[Sec. 1] Whereas Almighty God hath created the mind free; that all attempts to influence it by temporal punishments or burthens, or by civil incapacitations, tend only to beget habits of hypocrisy and meanness, and are a departure from the plan of the Holy author of our religion, who being Lord both of body and mind, yet chose not to propagate it by coercions on either, as it was in his Almighty power to do; that the impious presumption of legislators and rulers, civil as well as ecclesiastical, who being themselves but fallible and uninspired men, have assumed dominion over the faith of others, setting up their own opinions and modes of thinking as the only true and infallible, and as such endeavouring to impose them on others, hath established and maintained false religions over the greatest part of the world, and through all time; that to compel a man to furnish contributions of money for the propagation of opinions which he disbelieves, is sinful and tyrannical; that even the forcing him to support this or that teacher of his own religious persuasion, is depriving him of the comfortable liberty of giving his contributions to the particular pastor, whose morals he would make his pattern, and whose powers he feels most persuasive to righteousness, and is withdrawing from the ministry those temporary rewards, which proceeding from an approbation of their personal conduct, are an additional incitement to earnest and unremitting labours for the instruction of mankind; that our civil rights have no dependence on our religious opinions, any more than our opinions in physics or geometry; that therefore the proscribing any citizen as unworthy the public confidence by laying upon him an incapacity of being called to offices of trust and emolument, unless he profess or renounce this or that religious opinion, is depriving him injuriously of those privileges and advantages to which in common with his fellow-citizens he has a natural right; that it tends only to corrupt the principles of that religion it is meant to encourage, by bribing with a monopoly of worldly honours and emoluments, those who will externally profess and conform to it; that though indeed these are criminal who do not withstand such temptation, yet neither are those innocent who lay the bait in their way; that to suffer the civil magistrate to intrude his powers into the field of opinion, and to restrain the profession or propagation of principles on supposition of their ill tendency, is a dangerous fallacy, which at once destroys all religious liberty, because he being of course judge of that tendency will make his opinions the rule of judgment, and approve or condemn the sentiments of others only as they shall square with or differ from his own; that it is time enough for the rightful purposes of civil government, for its officers to interfere when principles break out into overt acts against peace and good order; and finally, that truth is great and will prevail if left to herself, that she is the proper and sufficient antagonist to error, and has nothing to fear from the conflict, unless by human interposition disarmed of her natural weapons, free argument and debate, errors ceasing to be dangerous when it is permitted freely to contradict them:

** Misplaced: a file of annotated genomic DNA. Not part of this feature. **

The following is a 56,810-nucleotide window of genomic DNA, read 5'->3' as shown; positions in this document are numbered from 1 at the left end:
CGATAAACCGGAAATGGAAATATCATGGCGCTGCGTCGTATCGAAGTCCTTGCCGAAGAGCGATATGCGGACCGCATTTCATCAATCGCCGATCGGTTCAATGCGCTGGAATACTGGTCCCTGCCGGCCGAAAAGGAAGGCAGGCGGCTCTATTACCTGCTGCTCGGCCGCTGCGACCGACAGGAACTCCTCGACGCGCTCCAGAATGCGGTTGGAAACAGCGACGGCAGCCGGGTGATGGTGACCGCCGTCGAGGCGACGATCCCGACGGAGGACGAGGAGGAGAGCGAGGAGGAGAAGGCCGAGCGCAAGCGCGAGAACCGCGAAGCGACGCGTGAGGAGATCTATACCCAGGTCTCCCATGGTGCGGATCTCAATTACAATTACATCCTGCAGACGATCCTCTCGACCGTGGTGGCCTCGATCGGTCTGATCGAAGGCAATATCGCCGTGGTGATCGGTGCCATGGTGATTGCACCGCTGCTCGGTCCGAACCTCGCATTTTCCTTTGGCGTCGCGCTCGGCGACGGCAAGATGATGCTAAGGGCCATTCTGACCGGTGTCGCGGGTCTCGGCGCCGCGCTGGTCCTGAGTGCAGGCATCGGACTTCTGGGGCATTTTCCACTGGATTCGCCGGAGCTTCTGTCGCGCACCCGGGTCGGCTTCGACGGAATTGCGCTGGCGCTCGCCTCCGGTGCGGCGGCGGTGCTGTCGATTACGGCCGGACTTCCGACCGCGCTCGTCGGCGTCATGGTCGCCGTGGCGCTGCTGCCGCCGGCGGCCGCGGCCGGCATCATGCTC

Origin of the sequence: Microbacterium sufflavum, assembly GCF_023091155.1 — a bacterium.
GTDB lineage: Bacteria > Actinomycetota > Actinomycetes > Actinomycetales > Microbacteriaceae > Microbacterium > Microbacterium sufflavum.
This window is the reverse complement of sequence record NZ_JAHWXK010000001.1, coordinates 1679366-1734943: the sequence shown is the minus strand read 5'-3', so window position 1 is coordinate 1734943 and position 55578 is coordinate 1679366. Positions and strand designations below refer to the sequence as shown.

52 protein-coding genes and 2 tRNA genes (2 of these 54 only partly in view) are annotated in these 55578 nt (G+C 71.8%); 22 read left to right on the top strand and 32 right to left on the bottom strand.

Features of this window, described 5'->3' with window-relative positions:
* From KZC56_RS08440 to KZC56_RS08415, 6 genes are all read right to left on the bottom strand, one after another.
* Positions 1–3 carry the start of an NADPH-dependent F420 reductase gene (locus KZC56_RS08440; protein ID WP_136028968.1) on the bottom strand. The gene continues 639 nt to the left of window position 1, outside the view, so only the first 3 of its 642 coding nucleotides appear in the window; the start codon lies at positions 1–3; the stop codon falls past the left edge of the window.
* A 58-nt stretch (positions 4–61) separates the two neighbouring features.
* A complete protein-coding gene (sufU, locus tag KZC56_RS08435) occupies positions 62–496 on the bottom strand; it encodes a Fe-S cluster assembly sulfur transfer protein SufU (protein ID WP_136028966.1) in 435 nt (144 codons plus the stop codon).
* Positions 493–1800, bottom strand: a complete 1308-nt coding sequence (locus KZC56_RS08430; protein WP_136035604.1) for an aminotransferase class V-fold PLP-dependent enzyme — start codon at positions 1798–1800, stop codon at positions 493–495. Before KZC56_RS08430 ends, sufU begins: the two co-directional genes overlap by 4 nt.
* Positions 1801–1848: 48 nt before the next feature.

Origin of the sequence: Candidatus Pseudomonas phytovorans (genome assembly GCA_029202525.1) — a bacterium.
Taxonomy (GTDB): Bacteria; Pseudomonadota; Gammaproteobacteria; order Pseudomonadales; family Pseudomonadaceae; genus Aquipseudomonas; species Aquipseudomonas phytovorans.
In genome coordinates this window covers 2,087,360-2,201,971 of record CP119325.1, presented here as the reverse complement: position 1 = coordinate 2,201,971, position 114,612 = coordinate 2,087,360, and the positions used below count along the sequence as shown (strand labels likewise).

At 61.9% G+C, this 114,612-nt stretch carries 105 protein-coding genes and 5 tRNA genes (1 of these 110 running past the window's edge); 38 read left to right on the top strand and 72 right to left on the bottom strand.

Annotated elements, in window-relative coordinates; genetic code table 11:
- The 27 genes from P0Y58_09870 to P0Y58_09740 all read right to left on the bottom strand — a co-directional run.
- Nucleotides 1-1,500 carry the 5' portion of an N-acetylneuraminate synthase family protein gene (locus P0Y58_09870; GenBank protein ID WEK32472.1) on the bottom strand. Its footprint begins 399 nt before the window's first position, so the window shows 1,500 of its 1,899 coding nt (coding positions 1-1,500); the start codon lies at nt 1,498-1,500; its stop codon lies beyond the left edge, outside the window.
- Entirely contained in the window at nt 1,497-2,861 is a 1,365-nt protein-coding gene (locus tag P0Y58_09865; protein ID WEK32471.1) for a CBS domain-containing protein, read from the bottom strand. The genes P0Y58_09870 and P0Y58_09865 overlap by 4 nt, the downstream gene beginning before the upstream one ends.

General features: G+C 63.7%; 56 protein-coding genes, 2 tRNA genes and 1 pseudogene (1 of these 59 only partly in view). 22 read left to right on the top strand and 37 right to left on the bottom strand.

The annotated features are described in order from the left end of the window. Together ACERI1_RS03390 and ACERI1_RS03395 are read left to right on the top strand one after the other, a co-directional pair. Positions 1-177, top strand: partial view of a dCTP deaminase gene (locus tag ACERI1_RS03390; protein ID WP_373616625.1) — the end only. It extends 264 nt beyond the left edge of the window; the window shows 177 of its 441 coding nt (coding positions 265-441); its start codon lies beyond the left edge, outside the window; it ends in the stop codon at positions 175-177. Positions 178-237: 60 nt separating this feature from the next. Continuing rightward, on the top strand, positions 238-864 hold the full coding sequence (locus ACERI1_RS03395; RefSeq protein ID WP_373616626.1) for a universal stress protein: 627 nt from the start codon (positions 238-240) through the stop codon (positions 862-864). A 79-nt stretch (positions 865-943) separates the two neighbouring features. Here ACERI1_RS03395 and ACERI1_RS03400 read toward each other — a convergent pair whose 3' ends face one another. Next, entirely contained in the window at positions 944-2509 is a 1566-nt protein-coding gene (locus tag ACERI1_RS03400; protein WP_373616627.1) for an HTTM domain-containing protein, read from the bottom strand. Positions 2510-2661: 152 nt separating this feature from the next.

[Sec. 2] Be it enacted by the General Assembly, That no man shall be compelled to frequent or support any religious worship, place, or ministry whatsoever, nor shall be enforced, restrained, molested, or burthened in his body or goods, nor shall otherwise suffer on account of his religious opinions or belief; but that all men shall be free to profess, and by argument to maintain, their opinion in matters of religion, and that the same shall in no wise diminish enlarge, or affect their civil capacities.

[Sec. 3] And though we well know that this assembly elected by the people for the ordinary purposes of legislation only, have no power to restrain the acts of succeeding assemblies, constituted with powers equal to our own, and that therefore to declare this act to be irrevocable would be of no effect in law; yet we are free to declare, and do declare, that the rights hereby asserted are of the natural rights of mankind, and that if any act shall be hereafter passed to repeal the present, or to narrow its operation, such act shall be an infringement of natural right.


The bill was made law on January 16, 1786. Jefferson, proud of this achievement, had it listed on his epitaph along with his founding of the University of Virginia and the writing of the United States Declaration of Independence.

bpabbott said...


A most excellent response.

The proclamation appears to me to pander to perceptions that the founders were not only of faith but intended their new nation of engaged in judgments regarding religious belief. It focuses on the statements which place the Christian faith in favor, but ignores the substantive points of Virginia's Declaration of Rights and Madison's Memorial and Remonstrance".

Regarding the Franklin quote, I'm unfamiliar with it ... perhaps they intended the "sparrow" quote?

Phil Johnson said...

As the Founders would have shouted, Hussa Hussa
I am happy to have found this site. It is an important part of my praxis.
Thankee thankee

Jonathan Rowe said...

Let me double check that Ben. I thought it was part of Franklin's sparrow quote. Let me see if they quoted it right.